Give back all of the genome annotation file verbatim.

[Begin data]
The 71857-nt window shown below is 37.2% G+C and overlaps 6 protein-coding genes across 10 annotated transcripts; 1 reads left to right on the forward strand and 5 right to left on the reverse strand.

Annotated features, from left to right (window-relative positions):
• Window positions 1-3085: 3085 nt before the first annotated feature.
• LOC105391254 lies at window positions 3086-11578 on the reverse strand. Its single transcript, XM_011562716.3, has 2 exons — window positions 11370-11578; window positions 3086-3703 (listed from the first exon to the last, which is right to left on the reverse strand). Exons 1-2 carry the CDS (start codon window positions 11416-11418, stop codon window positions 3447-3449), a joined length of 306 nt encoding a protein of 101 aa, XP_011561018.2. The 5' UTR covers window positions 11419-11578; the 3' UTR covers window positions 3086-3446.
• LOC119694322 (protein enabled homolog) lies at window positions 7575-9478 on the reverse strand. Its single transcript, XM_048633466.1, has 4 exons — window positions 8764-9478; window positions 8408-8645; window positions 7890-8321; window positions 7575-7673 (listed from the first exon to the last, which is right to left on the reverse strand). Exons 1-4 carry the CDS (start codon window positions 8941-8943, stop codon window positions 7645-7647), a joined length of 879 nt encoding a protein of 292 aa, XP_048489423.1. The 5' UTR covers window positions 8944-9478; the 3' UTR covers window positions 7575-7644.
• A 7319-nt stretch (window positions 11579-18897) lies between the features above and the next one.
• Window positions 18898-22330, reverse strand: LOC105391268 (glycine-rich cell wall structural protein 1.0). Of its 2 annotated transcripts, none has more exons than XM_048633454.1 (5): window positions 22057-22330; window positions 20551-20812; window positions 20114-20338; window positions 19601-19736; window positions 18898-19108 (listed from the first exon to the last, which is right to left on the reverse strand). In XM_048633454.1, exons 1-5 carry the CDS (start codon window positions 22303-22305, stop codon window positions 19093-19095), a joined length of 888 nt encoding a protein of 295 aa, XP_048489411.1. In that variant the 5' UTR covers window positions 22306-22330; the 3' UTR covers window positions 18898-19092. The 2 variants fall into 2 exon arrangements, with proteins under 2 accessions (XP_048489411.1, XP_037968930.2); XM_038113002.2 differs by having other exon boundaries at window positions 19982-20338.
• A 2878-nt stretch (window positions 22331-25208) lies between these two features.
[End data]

The 71857-nt window shown below is 37.2% G+C and overlaps 6 protein-coding genes across 10 annotated transcripts; 1 reads left to right on the forward strand and 5 right to left on the reverse strand.

Annotated features, from left to right (window-relative positions):
• Window positions 1-3085: 3085 nt before the first annotated feature.
• LOC105391254 lies at window positions 3086-11578 on the reverse strand. Its single transcript, XM_011562716.3, has 2 exons — window positions 11370-11578; window positions 3086-3703 (listed from the first exon to the last, which is right to left on the reverse strand). Exons 1-2 carry the CDS (start codon window positions 11416-11418, stop codon window positions 3447-3449), a joined length of 306 nt encoding a protein of 101 aa, XP_011561018.2. The 5' UTR covers window positions 11419-11578; the 3' UTR covers window positions 3086-3446.
• LOC119694322 (protein enabled homolog) lies at window positions 7575-9478 on the reverse strand. Its single transcript, XM_048633466.1, has 4 exons — window positions 8764-9478; window positions 8408-8645; window positions 7890-8321; window positions 7575-7673 (listed from the first exon to the last, which is right to left on the reverse strand). Exons 1-4 carry the CDS (start codon window positions 8941-8943, stop codon window positions 7645-7647), a joined length of 879 nt encoding a protein of 292 aa, XP_048489423.1. The 5' UTR covers window positions 8944-9478; the 3' UTR covers window positions 7575-7644.
• A 7319-nt stretch (window positions 11579-18897) lies between the features above and the next one.
• Window positions 18898-22330, reverse strand: LOC105391268 (glycine-rich cell wall structural protein 1.0). Of its 2 annotated transcripts, none has more exons than XM_048633454.1 (5): window positions 22057-22330; window positions 20551-20812; window positions 20114-20338; window positions 19601-19736; window positions 18898-19108 (listed from the first exon to the last, which is right to left on the reverse strand). In XM_048633454.1, exons 1-5 carry the CDS (start codon window positions 22303-22305, stop codon window positions 19093-19095), a joined length of 888 nt encoding a protein of 295 aa, XP_048489411.1. In that variant the 5' UTR covers window positions 22306-22330; the 3' UTR covers window positions 18898-19092. The 2 variants fall into 2 exon arrangements, with proteins under 2 accessions (XP_048489411.1, XP_037968930.2); XM_038113002.2 differs by having other exon boundaries at window positions 19982-20338.
• A 2878-nt stretch (window positions 22331-25208) lies between these two features.